(Originally posted Dec. 11, 2016)
CJ: The year is 2017. The world economy has collapsed, food, natural resources, and oil are in short supply, and a police state rules with an iron fist. Instead of making a joke about Donald Trump that is either brilliant or hacky depending on how you voted, I’d like to point out that a very fresh and interesting concept for how to handle our prison overcrowding problem has been implemented to great success and fanfare:
This is “The Running Man,” the 1987 dystopian future thriller starring Maria Conchita Alonso and some guy named Arnold Schwarzenegger, which Kevin and I recently caught on the big screen in Austin as part of Alamo Drafthouse’s “Weird Wednesday” series: https://drafthouse.com/austin/series/weird-wednesday
As many of you may remember from its time as an HBO staple, in this version of the future, convicted criminals are forced to fight for their lives during broadcasts of the hugely popular game show “The Running Man.” I assume it’s popular because they keep showing one street corner with a giant TV and outdoor sports book surrounded by lower-class workers who get really into it by shouting and throwing pieces of paper at one bookie … which seems like a very disorganized betting system. Maybe other street corners prefer “Confess” or “The Hate Boat.”
Enter a tall Austrian who is shown from the start to be an honorable man who refuses to murder people. This is on full display when he starts murdering people. His opposite on the morality scale is played by Richard Dawson, former host of “Family Feud” and current host of government-sanctioned butchery, as – I’m not shitting you about this – Damon Killian. Apparently “Damon Badguy” was a little too on-the-nose for screenwriter Steven E. de Souza.
As in “Beverly Hills Cop” and “Action Jackson” (which the Round Table will be tackling very soon), this film continues the tradition of bad guys who everyone should have known right away were evil. Not only does the man throw his arms up in a V-for-victory sign time and time again as the crowd chants in unison, but let’s not forget that he’s named Killian, not Tolerancian. The only thing missing would have been a scene where Killian’s producer argues about how putting a convicted teenage felon on the show might be going too far, at which point Killian would nonchalantly dismiss him with a “well maybe next time he’ll think twice before stealing bread for his family” as he sips from a snifter of brandy. And then he breaks a puppy’s little puppy leg.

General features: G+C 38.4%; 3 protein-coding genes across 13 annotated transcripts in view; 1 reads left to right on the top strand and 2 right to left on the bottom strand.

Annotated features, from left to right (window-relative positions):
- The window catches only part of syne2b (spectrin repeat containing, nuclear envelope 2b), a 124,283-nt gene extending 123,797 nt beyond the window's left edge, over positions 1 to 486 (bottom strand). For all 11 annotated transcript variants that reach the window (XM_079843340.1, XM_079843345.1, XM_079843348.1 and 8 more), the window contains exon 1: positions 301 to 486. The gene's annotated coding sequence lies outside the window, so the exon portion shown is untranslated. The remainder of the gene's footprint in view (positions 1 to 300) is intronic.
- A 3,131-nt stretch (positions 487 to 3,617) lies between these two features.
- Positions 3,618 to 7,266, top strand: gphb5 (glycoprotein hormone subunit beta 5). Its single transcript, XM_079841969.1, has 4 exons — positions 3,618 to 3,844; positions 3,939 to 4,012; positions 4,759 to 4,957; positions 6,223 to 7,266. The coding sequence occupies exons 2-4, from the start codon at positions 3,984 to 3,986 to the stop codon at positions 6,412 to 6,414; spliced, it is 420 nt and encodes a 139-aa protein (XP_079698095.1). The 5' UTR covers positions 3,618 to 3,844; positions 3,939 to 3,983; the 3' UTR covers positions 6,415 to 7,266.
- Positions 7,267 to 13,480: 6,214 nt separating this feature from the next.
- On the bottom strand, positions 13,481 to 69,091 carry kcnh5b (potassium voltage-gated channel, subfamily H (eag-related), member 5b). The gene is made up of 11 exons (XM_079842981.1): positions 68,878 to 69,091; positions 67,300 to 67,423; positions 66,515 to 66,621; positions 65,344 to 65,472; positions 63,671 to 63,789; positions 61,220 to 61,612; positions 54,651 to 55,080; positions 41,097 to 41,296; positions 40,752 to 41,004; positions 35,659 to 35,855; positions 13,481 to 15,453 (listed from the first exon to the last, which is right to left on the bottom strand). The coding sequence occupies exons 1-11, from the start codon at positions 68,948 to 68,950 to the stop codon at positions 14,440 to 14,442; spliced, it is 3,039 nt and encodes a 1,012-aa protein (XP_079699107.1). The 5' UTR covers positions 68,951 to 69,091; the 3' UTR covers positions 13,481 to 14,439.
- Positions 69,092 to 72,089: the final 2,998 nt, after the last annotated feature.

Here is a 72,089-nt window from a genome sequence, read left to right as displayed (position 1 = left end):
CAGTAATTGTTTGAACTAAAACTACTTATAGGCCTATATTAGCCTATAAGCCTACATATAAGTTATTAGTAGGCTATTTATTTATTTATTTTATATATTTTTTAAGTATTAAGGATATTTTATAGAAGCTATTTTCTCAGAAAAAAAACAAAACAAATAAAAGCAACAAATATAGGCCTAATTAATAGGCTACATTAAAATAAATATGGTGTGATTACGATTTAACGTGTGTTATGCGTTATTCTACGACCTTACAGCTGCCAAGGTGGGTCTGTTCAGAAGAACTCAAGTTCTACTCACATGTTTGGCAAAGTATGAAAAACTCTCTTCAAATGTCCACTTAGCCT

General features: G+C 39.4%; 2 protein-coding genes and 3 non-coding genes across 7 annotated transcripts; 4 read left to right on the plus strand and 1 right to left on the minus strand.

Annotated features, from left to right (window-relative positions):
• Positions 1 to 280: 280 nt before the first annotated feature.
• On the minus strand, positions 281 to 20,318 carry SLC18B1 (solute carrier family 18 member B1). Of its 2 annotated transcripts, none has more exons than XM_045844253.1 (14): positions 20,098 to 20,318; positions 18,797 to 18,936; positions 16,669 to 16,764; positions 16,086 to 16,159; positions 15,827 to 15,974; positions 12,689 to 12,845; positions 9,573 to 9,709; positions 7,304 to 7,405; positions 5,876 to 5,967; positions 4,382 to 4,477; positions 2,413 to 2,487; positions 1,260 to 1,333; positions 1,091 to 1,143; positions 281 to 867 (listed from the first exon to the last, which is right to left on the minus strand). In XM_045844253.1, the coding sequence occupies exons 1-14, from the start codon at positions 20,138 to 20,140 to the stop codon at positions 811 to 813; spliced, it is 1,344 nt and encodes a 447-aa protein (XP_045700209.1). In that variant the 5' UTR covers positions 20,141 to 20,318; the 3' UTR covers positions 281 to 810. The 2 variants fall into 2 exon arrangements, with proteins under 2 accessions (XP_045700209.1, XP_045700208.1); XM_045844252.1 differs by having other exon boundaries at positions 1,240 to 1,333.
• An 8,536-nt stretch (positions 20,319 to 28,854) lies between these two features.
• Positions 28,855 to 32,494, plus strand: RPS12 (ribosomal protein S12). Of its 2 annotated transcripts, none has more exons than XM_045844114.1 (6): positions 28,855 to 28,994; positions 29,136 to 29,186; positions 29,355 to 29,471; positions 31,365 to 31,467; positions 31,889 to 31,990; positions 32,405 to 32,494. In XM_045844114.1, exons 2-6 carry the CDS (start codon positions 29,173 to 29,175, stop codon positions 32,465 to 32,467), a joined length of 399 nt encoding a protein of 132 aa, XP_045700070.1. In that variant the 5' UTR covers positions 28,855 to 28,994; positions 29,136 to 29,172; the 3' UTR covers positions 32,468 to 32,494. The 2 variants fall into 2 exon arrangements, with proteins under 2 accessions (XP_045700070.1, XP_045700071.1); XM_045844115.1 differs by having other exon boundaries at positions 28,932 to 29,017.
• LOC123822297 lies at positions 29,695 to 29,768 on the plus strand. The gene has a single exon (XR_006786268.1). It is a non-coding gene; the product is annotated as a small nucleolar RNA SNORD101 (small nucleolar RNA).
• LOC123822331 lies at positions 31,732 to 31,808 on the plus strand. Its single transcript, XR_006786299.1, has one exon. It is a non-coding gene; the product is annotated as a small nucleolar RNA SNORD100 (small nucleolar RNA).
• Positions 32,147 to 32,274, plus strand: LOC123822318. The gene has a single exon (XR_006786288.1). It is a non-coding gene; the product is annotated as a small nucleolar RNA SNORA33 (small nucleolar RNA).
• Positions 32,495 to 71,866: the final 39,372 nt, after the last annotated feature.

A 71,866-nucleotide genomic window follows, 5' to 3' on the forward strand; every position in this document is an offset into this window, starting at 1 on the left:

It is also disturbing how energetically and joyously Dawson plays Killian, as if he’s a little too comfortable in this role. This leads me to believe that after retiring from the Feud he tried hosting a home version of “The Running Man” to horribly disastrous results. Blood and tears everywhere.
Some additional thoughts about “The Running Man”:
- Maria Conchito Alonso plays Amber Mendez, a lady who specifically states that she wrote the network theme song and only the network theme song. Why is she still going into the office every day?
- Maria spends the second half of the movie constantly telling everyone within earshot that they need to get out of there. I think de Souza forgot he wrote this character.
- Kevin did you notice that Arnie’s entire plan at getting though airport security hinged on other people in line complaining while he pretended to fish around in Alonso’s purse and doing the whole “you know women and their purses, amirite fellas” routine? What if, while poking around for a second travel pass that he did not have, no one said anything? What was his next step, fumbling eternally as things got increasingly awkward?
I can’t tell if the stalkers are scary or so ridiculous that I’d never want to admit they killed me once I got past the pearly gates:
“So CJ, heard you got killed by one of the stalkers.”
“Nope, you heard wrong. Sorority girls kidnapped me and banged me to death.”
“Really? Marty was saying it was Dynamo who got you.”
“There were like eight of them, took me back to their house and tied me to the bed.”
“But you’ve got some burns on your back there, that’s trademark Dynamo.”
“Candle wax. Poured it all over while they took turns viciously pleasuring me.”
“I’m not buying this.”
“They were virgins.”
Finally, I’m convinced Killian and his weirdly sensitive bodyguard Sven were having an affair.